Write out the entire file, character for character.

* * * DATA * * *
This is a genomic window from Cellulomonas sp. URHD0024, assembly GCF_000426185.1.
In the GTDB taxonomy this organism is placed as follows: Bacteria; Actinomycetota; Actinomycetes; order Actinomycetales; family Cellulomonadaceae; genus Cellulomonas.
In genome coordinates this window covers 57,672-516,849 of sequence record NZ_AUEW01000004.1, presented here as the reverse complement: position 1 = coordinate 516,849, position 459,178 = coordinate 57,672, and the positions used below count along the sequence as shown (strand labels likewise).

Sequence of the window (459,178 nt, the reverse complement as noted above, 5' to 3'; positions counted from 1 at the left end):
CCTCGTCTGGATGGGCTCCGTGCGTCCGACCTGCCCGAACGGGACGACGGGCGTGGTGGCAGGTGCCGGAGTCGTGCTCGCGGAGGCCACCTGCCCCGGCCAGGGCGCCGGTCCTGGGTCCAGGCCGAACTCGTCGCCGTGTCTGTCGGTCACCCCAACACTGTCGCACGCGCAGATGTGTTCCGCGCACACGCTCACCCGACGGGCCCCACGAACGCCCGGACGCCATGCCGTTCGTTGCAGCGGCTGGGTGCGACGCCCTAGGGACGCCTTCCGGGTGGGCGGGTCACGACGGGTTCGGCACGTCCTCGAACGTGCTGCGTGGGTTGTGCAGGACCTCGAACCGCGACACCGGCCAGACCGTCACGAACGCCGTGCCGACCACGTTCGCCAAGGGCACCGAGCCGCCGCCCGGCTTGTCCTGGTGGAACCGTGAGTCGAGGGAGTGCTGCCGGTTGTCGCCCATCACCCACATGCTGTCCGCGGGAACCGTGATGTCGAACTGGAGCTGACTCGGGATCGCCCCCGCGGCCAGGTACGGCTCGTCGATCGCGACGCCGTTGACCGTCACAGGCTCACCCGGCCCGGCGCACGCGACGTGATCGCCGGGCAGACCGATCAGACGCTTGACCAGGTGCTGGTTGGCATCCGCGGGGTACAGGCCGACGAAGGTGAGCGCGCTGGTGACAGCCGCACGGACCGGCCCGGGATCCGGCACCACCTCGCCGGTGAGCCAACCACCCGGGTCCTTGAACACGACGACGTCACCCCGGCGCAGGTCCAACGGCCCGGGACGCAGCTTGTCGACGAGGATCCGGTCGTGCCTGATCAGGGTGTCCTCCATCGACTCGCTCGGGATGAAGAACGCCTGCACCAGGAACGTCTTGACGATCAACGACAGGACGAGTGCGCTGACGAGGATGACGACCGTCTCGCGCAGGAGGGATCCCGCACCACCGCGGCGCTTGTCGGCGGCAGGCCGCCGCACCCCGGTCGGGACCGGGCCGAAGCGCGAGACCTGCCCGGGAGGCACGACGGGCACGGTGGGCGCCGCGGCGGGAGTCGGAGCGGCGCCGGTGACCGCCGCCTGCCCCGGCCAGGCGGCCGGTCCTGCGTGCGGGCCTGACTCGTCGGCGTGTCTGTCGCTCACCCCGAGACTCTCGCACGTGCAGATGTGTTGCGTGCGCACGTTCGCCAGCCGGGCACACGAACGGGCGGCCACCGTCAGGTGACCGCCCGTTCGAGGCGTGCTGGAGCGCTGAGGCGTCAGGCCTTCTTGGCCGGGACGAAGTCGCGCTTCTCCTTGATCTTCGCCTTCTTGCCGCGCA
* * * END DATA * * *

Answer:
This is a genomic window from Cellulomonas sp. URHD0024, assembly GCF_000426185.1.
In the GTDB taxonomy this organism is placed as follows: Bacteria; Actinomycetota; Actinomycetes; order Actinomycetales; family Cellulomonadaceae; genus Cellulomonas.
In genome coordinates this window covers 57,672-516,849 of sequence record NZ_AUEW01000004.1, presented here as the reverse complement: position 1 = coordinate 516,849, position 459,178 = coordinate 57,672, and the positions used below count along the sequence as shown (strand labels likewise).

Sequence of the window (459,178 nt, the reverse complement as noted above, 5' to 3'; positions counted from 1 at the left end):
CCTCGTCTGGATGGGCTCCGTGCGTCCGACCTGCCCGAACGGGACGACGGGCGTGGTGGCAGGTGCCGGAGTCGTGCTCGCGGAGGCCACCTGCCCCGGCCAGGGCGCCGGTCCTGGGTCCAGGCCGAACTCGTCGCCGTGTCTGTCGGTCACCCCAACACTGTCGCACGCGCAGATGTGTTCCGCGCACACGCTCACCCGACGGGCCCCACGAACGCCCGGACGCCATGCCGTTCGTTGCAGCGGCTGGGTGCGACGCCCTAGGGACGCCTTCCGGGTGGGCGGGTCACGACGGGTTCGGCACGTCCTCGAACGTGCTGCGTGGGTTGTGCAGGACCTCGAACCGCGACACCGGCCAGACCGTCACGAACGCCGTGCCGACCACGTTCGCCAAGGGCACCGAGCCGCCGCCCGGCTTGTCCTGGTGGAACCGTGAGTCGAGGGAGTGCTGCCGGTTGTCGCCCATCACCCACATGCTGTCCGCGGGAACCGTGATGTCGAACTGGAGCTGACTCGGGATCGCCCCCGCGGCCAGGTACGGCTCGTCGATCGCGACGCCGTTGACCGTCACAGGCTCACCCGGCCCGGCGCACGCGACGTGATCGCCGGGCAGACCGATCAGACGCTTGACCAGGTGCTGGTTGGCATCCGCGGGGTACAGGCCGACGAAGGTGAGCGCGCTGGTGACAGCCGCACGGACCGGCCCGGGATCCGGCACCACCTCGCCGGTGAGCCAACCACCCGGGTCCTTGAACACGACGACGTCACCCCGGCGCAGGTCCAACGGCCCGGGACGCAGCTTGTCGACGAGGATCCGGTCGTGCCTGATCAGGGTGTCCTCCATCGACTCGCTCGGGATGAAGAACGCCTGCACCAGGAACGTCTTGACGATCAACGACAGGACGAGTGCGCTGACGAGGATGACGACCGTCTCGCGCAGGAGGGATCCCGCACCACCGCGGCGCTTGTCGGCGGCAGGCCGCCGCACCCCGGTCGGGACCGGGCCGAAGCGCGAGACCTGCCCGGGAGGCACGACGGGCACGGTGGGCGCCGCGGCGGGAGTCGGAGCGGCGCCGGTGACCGCCGCCTGCCCCGGCCAGGCGGCCGGTCCTGCGTGCGGGCCTGACTCGTCGGCGTGTCTGTCGCTCACCCCGAGACTCTCGCACGTGCAGATGTGTTGCGTGCGCACGTTCGCCAGCCGGGCACACGAACGGGCGGCCACCGTCAGGTGACCGCCCGTTCGAGGCGTGCTGGAGCGCTGAGGCGTCAGGCCTTCTTGGCCGGGACGAAGTCGCGCTTCTCCTTGATCTTCGCCTTCTTGCCGCGCA